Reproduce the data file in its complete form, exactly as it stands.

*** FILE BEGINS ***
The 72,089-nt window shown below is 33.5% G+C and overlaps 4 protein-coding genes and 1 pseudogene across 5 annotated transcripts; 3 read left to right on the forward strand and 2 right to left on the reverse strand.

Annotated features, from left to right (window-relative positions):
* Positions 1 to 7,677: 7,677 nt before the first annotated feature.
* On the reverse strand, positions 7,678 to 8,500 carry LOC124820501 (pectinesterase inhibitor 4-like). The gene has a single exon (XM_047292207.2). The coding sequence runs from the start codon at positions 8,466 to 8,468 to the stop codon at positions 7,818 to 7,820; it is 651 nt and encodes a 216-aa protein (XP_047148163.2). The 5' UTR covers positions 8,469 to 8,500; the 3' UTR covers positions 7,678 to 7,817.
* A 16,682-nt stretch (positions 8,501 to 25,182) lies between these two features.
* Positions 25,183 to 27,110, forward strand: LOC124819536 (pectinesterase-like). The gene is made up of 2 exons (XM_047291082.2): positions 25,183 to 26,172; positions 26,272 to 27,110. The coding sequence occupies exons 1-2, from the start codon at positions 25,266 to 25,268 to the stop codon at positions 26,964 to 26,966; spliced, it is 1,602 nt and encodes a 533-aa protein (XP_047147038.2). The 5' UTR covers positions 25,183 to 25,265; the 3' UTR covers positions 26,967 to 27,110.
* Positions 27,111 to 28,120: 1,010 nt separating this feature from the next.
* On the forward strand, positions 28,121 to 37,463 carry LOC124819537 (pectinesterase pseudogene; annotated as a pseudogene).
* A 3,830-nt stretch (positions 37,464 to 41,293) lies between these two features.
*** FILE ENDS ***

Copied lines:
The 72,089-nt window shown below is 33.5% G+C and overlaps 4 protein-coding genes and 1 pseudogene across 5 annotated transcripts; 3 read left to right on the forward strand and 2 right to left on the reverse strand.

Annotated features, from left to right (window-relative positions):
* Positions 1 to 7,677: 7,677 nt before the first annotated feature.
* On the reverse strand, positions 7,678 to 8,500 carry LOC124820501 (pectinesterase inhibitor 4-like). The gene has a single exon (XM_047292207.2). The coding sequence runs from the start codon at positions 8,466 to 8,468 to the stop codon at positions 7,818 to 7,820; it is 651 nt and encodes a 216-aa protein (XP_047148163.2). The 5' UTR covers positions 8,469 to 8,500; the 3' UTR covers positions 7,678 to 7,817.
* A 16,682-nt stretch (positions 8,501 to 25,182) lies between these two features.
* Positions 25,183 to 27,110, forward strand: LOC124819536 (pectinesterase-like). The gene is made up of 2 exons (XM_047291082.2): positions 25,183 to 26,172; positions 26,272 to 27,110. The coding sequence occupies exons 1-2, from the start codon at positions 25,266 to 25,268 to the stop codon at positions 26,964 to 26,966; spliced, it is 1,602 nt and encodes a 533-aa protein (XP_047147038.2). The 5' UTR covers positions 25,183 to 25,265; the 3' UTR covers positions 26,967 to 27,110.
* Positions 27,111 to 28,120: 1,010 nt separating this feature from the next.
* On the forward strand, positions 28,121 to 37,463 carry LOC124819537 (pectinesterase pseudogene; annotated as a pseudogene).
* A 3,830-nt stretch (positions 37,464 to 41,293) lies between these two features.